What’s a typical day like in Brasilia, Brazil? Let Carla explain!

January 5, 2012 Comments disabled

Carla, our regional Pocket Cultures contributor from Brazil, is an English as a Foreign Language educator who loves cooking, photography and connecting with the world through social media. Carla is also a proud Brazilian, currently living in Brasilia. In today’s interview, we learn about the cultural and economic contrasts inherent in living in Brazil, and just why it’s so fantastic to be a Brazilian!

 Where do you live? Where are you from? If those are different, can you tell us a little about what inspired your move?

I’m now back to Brasilia, my hometown in Brazil, but I’ve lived for two years in Key West, Florida. When I was a teen, I lived as an exchange student in a small town near Seattle in the U.S., and also in Mestre, Italy, a 10-minute train ride from Venice.

I guess I’m just an intrepid, curious traveler and world citizen who wants to learn more about other cultures and explore new perspectives.

If you would describe yourself as multi-cultural, tell us a bit about what culture you most identify with and why.

I’m totally Brazilian, but can’t deny my Italian traditions as my dad is Sicilian. I’m loud, laugh a lot, love to cook Italian food, and I just get thrilled when I can gather family and friends around a big table and spend the day just chatting.

Why did you decide to become a Pocket Cultures contributor?

I decided to become a Pocket Cultures contributor because I wanted to share with the world a bit more about my country and to dispel some myths and stereotypes about it, as well as become part of this multicultural group from which I can travel the world without even leaving home.

Can you describe a typical day for you?

Brasilia is still an atypical city, for we take our kids to school, go to work, then we pick them up at school and have lunch altogether at home. Lunch is all fresh and prepared at home. Then, back to work (I’m responsible for the Educational Technology area of the Bi-national Center I work for and the e-learning program) around 1:50 pm. I stay there until around 6:30 pm, then I pick up the kids at the club where they practice sports. We have dinner (generally something light) around 7:30 pm, we watch TV and chat, the kids do their homework. Then, we watch the 9:00 soap opera (very popular in Brazil). The kids go to bed, I stay up with my husband, check my Facebook account, do some work on the computer, blog and go to bed.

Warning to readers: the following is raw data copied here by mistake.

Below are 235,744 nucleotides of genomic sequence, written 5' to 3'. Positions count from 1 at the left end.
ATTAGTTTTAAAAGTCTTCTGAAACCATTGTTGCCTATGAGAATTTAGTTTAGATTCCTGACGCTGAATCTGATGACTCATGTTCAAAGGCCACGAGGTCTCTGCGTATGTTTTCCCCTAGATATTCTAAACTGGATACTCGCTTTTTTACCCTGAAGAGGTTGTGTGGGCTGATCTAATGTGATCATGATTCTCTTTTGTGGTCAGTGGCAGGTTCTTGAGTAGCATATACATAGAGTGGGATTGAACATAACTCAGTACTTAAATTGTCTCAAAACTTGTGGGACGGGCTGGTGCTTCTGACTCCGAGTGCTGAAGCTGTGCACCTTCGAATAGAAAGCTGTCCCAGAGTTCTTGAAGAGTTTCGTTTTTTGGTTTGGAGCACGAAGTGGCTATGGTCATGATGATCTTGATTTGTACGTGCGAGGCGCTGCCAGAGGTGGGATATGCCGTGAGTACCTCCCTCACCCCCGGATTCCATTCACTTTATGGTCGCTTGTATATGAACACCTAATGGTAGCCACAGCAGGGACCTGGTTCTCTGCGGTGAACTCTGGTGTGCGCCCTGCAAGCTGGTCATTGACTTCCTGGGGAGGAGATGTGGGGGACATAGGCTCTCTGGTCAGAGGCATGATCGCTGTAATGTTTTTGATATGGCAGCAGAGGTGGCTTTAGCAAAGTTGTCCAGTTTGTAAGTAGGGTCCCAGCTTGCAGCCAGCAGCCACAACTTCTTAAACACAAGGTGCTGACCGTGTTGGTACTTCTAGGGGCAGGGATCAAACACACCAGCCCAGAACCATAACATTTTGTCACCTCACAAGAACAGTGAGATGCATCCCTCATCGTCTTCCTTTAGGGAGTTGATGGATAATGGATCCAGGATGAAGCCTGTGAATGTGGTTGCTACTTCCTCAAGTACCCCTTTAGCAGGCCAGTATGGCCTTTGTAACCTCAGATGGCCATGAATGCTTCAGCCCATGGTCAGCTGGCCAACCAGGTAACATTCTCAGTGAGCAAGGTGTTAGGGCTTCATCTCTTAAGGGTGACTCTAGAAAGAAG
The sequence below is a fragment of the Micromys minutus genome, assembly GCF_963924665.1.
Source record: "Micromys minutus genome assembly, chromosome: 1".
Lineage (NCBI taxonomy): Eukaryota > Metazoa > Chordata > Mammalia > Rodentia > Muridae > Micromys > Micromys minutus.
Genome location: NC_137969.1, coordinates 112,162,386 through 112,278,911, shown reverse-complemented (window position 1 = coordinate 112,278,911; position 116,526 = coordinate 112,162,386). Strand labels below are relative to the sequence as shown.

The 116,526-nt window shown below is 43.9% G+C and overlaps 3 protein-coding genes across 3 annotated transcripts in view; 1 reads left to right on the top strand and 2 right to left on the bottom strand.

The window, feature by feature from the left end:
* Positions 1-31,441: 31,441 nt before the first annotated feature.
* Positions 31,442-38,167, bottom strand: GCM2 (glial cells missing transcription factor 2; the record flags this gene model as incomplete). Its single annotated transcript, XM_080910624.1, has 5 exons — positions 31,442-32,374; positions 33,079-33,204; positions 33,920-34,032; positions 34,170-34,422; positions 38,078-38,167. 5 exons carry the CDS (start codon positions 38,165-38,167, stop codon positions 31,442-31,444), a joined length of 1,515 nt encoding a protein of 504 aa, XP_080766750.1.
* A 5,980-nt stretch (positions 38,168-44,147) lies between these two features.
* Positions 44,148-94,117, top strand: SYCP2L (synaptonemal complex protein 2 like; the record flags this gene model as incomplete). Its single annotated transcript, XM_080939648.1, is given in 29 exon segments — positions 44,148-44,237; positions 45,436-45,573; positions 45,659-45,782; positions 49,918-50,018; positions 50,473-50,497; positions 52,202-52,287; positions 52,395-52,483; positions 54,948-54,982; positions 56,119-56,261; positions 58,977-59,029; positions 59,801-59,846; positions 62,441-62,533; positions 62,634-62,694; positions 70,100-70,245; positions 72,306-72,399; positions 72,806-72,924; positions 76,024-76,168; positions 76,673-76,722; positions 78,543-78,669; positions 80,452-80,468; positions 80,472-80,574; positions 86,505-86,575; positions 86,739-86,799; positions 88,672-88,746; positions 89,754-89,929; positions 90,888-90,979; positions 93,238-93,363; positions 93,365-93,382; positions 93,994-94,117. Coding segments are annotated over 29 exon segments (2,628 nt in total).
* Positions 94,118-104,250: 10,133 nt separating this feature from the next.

What is the best part of living in your country? The worst?

The best part about living in my country? It’s people and the quality of life we have around, plus all the fun we have with friends and family.
The worst? Seeing poverty around us…

What books or films would you recommend someone who’d like to know more about your country?

In this post about a very famous Brazilian movies “The City of God”, you’ll see in the comments, some of my favorite Brazilian films and a great discussion about Brazilian movies http://brazilandbrazilians.blogspot.com/2007/05/city-of-god.html

What’s something that visitors are often surprised by when getting to know your country/culture?

Some visitors still have the stereotyped view of Brazil being simply a developing country made of social problems and poverty. This is certainly true. However, many foreigners get to understand that we cannot define Brazil by being this or that because of its regional contrasts, and mainly because of its economic contrasts. On one side you do see a Third world country, but on the other, there’s a well-developed country with one of the most modern banking systems in the world, electronic ballots that are a model for the world every time we have elections, among other aspects that surprise the ones who visit us. Plus, its cultural diversity and culinary richness is alluring to visitors. Their senses are always surprised by so many things around to explore.

About the author

Carrie McKeegan
Carrie is an American who just moved from Bali to Mendoza, Argentina. Carrie caught the wanderlust bug early on from her parents, who raised her in Mexico City. Carrie and her husband David have lived in New York, London, Barcelona, Costa Rica, Rio de Janeiro, Montevideo, and Bali before moving to Mendoza. They are actively working to pass on the travel bug to their young son Timmy, who has already been to twelve countries.
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